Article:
PORTLAND, Maine / The Elder Storytelling Place / Time Goes By / April 27, 2011
Retirement Blues - April 14, 2011
By Ernest Leichter
Usually when someone retires from his job, the office staff chips in to buy the retiree a new set of golf clubs, a tool box or a gift certificate to a movie theater.
“Ernie, you certainly can use this.”
“Ernie, here is some light reading for your leisure time. Don’t read it all in one sitting.”
“Ernie, now you finally have the time to open a book like this.”
My disability retirement at the age of 56 on April 14, 1993, exactly 18 years ago, caught my friends off guard. When I told them I was leaving because of a worsening asthmatic condition, they wished me luck and hoped the transition would be smooth.
It hasn’t been. It’s not because my days aren’t filled with a variety of activities; That hasn’t been the case. Volunteering at schools and centers that distribute food to the poor have taken up a lot of my time.
Alice and I try to go back east at least once a year to see my grandchildren. We travel south to Los Angeles during the Thanksgiving holidays to spend time with Alice’s two daughters. At Christmastime, we motor north to Marysville to see Alice’s son and his children.
My leisure time is filled with gardening, trips to the movies, reading, a life stories writing class, meeting with our Jewish friendship group once a month and walks around the neighborhood or Spring Lake. Once or twice a week, I go to go to a satellite racing facility at the Santa Rosa Fairgrounds to wager a few dollars on horse races.
Our health has been fairly good for people in their seventies. Sounds like an idyllic life. But there is something missing.
Each time I volunteer at a Santa Rosa Elementary School, I do so as an outsider. At one time, as a classroom teacher, I had a tremendous influence on students and parents. Students looked to me to educate and entertain them. Parents knew that I played a big role in their child’s life. Administrators trusted me to uphold the reputation of the school.
When I walked into the faculty room a few years ago, I was initially greeted warmly by the teachers. After a few minutes of exchanging greeting, they went back to discussing problems that concerned them such as yard duty, open houses, parent conferences, student discipline and money issues.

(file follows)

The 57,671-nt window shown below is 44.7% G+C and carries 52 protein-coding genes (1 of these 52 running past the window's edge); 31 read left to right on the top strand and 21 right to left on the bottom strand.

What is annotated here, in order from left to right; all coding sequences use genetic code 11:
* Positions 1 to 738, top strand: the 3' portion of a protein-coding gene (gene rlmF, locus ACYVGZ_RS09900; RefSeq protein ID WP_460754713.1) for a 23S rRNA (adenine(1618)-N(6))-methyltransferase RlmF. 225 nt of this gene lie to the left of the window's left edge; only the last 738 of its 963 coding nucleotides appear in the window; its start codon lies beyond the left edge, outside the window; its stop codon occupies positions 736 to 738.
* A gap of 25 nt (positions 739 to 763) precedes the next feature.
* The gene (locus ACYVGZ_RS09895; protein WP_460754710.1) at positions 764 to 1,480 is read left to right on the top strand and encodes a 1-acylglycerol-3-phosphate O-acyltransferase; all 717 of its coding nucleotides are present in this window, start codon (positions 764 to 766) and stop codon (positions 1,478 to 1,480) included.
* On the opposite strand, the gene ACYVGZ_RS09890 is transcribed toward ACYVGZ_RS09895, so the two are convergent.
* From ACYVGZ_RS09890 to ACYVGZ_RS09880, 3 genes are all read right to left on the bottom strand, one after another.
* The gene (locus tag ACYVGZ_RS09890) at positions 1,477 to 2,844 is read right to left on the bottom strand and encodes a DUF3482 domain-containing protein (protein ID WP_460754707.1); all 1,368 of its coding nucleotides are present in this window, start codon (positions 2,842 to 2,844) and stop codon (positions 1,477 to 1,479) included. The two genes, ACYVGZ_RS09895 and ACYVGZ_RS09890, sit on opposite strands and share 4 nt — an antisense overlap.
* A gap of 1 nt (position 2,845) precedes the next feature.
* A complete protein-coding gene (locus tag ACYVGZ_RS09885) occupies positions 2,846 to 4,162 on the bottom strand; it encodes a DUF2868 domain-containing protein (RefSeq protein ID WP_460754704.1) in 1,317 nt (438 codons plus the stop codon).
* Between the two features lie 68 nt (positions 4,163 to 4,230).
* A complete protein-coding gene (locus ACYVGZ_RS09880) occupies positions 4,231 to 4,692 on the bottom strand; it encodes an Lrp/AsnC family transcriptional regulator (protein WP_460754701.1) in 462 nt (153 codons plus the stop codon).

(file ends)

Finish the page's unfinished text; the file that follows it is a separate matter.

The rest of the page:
These problems were of no concern to me. I might as well have been a potted plant from that point forward.
Two years ago, I worked out a schedule with the three teachers in whose rooms I volunteer. We agreed that I would start my tutoring just after morning recess and end it just before lunchtime. I did this because I didn’t want to listen to the day-to-day problems of the teachers.
It is sad because school has always been a second home to me. Now it is just another volunteering site.
Nowadays, I never set foot in the faculty room. Very seldom do I have an opportunity to even converse with any of the three teachers. The papers of the students who need help are located in a folder in the back of the room. I spend about 45 minutes in each of the three classes. As I leave, I wave goodbye to the teacher and hear, “Thanks Ernest,” as I go out the door.
I feel like a professional athlete who retires in his 30s after his physical skills start to decline. Because his goal was to play professional sports, he is ill-equipped to do anything else. The rest of his life is anticlimactic. No more owners want him on their team. No more crowds cheer his prodigious feats.
In most cases, money isn’t the problem when he retires. The problem is that nobody needs him anymore.
The conscious part of my mind tells me that teaching for 30 years was enough, but the subconscious part knows that I am no longer making an important contribution to academia. As this weighs on my mind, the retirement blues will continue until I work out a solution.
As Thomas Wolfe so eloquently wrote in his novel You Can’t Go Home Again,
“You can’t go back home to a young man’s dreams of glory and of fame - back home to the escapes of Time and Memory.”
© 2011 Ronni Bennett.